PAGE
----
In this part III of the “how can I protect my small business from lawsuits” articles, I focus on layering. What do I mean by layering?
You can have, for example, a Limited Liability Company (LLC) and you, the human, be the owner of 100% of it. That type of ownership structure will give you the least protection possible. The law treats this type of entities almost as a sole proprietorship rather than a “partnership”—one of the very purposes of an LLC. This structure makes it easier to reach the owner if something happens, as the entity and you are virtually the same.
To avoid this, it is important that you have several layers of ownership protection. The first one is to always have a partner. Even if that partner owns 1% of the LLC or entity. Having a 1% co-owner will create a legal partnership that will give the LLC device more strength, and consequently it will better shield its owners’ assets.
Now, the owners/partners don’t have to be humans necessarily, they can be another LLC. For example, you could have LLC-1 that is owned 99% by LLC-2 and 1% by LLC-3. LLC-2 at the same time, can have its own owners, LLC-4 at 99% and LLC-5 at 1%. LLC-4 could be owned by an irrevocable trust in a foreign country for the benefit of Human-Owner’s children.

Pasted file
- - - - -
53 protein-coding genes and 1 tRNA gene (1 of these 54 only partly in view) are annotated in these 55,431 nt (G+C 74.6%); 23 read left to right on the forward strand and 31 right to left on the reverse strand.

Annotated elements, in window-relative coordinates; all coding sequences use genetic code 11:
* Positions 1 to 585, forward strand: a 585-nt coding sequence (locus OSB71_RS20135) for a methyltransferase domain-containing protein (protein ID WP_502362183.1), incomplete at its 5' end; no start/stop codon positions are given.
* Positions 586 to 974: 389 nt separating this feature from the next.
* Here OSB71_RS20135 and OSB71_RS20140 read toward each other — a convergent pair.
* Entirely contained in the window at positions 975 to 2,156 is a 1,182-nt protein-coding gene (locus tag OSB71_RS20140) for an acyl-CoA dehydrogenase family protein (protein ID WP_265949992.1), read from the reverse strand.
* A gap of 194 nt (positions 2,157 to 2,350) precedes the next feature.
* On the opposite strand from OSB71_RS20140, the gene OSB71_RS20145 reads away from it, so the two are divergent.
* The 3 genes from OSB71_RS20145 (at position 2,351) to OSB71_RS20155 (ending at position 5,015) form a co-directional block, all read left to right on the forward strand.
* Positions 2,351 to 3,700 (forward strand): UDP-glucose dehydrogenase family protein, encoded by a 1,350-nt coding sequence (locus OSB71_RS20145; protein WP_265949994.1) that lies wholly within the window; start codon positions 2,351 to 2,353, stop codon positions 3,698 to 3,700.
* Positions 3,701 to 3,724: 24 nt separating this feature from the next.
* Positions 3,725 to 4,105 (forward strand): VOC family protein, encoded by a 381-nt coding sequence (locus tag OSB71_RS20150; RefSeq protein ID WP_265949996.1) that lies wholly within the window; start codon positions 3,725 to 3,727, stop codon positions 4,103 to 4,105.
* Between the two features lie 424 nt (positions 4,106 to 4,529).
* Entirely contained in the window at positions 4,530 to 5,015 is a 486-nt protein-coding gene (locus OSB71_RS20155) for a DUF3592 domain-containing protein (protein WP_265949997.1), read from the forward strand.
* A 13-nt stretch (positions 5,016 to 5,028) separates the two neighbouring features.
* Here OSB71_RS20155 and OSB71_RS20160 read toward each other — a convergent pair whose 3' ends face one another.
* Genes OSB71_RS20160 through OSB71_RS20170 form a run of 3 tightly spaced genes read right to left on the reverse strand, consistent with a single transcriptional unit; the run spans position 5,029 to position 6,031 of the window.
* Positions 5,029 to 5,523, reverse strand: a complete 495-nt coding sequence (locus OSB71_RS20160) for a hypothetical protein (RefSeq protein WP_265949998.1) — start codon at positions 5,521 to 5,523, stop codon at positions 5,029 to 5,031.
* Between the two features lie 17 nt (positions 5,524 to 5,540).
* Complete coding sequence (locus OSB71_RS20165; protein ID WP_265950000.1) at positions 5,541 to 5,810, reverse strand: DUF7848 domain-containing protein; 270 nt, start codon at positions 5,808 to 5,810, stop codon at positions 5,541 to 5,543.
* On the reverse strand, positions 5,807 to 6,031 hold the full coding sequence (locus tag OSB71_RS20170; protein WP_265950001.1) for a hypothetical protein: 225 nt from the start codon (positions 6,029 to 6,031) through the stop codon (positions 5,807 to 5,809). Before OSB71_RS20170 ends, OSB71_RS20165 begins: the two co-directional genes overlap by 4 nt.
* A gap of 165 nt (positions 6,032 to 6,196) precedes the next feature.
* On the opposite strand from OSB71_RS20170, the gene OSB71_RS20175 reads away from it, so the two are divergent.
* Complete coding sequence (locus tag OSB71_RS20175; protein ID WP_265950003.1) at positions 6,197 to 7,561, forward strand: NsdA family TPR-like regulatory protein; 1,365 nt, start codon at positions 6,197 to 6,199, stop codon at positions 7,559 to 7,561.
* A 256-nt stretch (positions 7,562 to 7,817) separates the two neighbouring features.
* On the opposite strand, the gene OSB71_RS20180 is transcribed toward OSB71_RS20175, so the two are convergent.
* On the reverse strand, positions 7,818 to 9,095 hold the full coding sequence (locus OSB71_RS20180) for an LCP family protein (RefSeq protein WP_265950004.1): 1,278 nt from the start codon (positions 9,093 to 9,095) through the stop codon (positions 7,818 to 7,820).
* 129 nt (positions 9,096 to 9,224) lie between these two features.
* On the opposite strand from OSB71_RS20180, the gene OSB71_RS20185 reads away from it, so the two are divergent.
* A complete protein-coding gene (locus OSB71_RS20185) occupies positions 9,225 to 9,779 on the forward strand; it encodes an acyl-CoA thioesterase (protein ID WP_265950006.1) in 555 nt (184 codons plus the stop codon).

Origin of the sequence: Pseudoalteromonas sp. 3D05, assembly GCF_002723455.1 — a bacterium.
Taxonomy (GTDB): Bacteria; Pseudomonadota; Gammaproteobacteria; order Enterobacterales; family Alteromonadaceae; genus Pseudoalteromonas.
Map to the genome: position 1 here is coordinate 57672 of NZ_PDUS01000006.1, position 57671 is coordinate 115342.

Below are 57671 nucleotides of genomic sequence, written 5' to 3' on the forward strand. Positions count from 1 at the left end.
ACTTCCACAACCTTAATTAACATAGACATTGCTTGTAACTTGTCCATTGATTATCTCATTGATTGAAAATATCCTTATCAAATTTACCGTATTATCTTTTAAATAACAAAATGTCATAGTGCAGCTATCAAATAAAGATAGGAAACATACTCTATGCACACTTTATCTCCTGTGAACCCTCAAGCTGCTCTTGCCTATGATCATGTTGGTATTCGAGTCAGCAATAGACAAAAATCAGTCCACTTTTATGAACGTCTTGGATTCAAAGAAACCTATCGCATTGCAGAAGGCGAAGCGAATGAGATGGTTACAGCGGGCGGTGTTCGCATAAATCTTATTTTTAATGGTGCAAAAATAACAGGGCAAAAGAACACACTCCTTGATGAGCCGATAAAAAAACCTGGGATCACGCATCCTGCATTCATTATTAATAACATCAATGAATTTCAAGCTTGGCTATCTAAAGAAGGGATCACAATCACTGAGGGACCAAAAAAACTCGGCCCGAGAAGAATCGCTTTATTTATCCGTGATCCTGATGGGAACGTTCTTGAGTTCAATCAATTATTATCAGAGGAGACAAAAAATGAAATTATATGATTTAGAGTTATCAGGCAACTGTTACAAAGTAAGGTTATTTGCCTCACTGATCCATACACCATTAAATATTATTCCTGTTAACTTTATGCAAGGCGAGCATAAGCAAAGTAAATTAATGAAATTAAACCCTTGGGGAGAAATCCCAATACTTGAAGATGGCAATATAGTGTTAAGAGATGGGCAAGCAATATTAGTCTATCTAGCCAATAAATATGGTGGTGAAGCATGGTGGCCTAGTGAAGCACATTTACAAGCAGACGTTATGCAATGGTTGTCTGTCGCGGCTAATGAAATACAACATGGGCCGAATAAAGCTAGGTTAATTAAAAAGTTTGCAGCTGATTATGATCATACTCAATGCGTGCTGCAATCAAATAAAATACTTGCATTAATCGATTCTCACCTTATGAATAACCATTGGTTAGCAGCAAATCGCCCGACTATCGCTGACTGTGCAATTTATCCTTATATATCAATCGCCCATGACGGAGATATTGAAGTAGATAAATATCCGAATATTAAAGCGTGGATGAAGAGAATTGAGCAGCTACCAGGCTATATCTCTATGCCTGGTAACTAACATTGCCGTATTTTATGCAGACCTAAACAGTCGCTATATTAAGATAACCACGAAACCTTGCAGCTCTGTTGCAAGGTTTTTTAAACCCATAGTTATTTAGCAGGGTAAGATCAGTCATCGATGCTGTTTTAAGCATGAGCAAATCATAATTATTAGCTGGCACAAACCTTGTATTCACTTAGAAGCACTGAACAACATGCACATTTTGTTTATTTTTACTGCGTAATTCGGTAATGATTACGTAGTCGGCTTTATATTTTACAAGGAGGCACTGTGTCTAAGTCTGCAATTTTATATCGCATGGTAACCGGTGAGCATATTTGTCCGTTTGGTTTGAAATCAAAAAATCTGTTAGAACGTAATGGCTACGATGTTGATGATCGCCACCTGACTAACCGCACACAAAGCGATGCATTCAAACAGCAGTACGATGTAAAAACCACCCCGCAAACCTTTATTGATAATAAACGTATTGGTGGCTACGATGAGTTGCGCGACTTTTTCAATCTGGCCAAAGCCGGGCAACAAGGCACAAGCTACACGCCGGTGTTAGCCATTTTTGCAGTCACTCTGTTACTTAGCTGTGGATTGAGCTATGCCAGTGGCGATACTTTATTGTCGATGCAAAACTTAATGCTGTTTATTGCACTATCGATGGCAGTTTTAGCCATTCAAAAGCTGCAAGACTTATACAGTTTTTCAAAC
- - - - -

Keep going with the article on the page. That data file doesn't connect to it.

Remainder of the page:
As seen, this sophisticated system of layers adds additional protections to the company and shields its assets from exposure. Should, god forbid, LLC-1 get in trouble, it will be very hard to reach the personal assets of Human-Owner because they are so far removed, deep into the layers of protection.
Of course, like everything, there are pros and cons. Creating and maintaining layering systems is not cheap. The more layers and entities involved, the more legal and accounting fees involved—if they are to be properly maintained. A business owner must make a cost benefit analysis and determine if the amount of assets and the type of business activity involved (and how risky it is) merits investing in a sophisticated system of layers.
For more information about how to protect your business from lawsuits email me at firstname.lastname@example.org, or call 305-570-2208.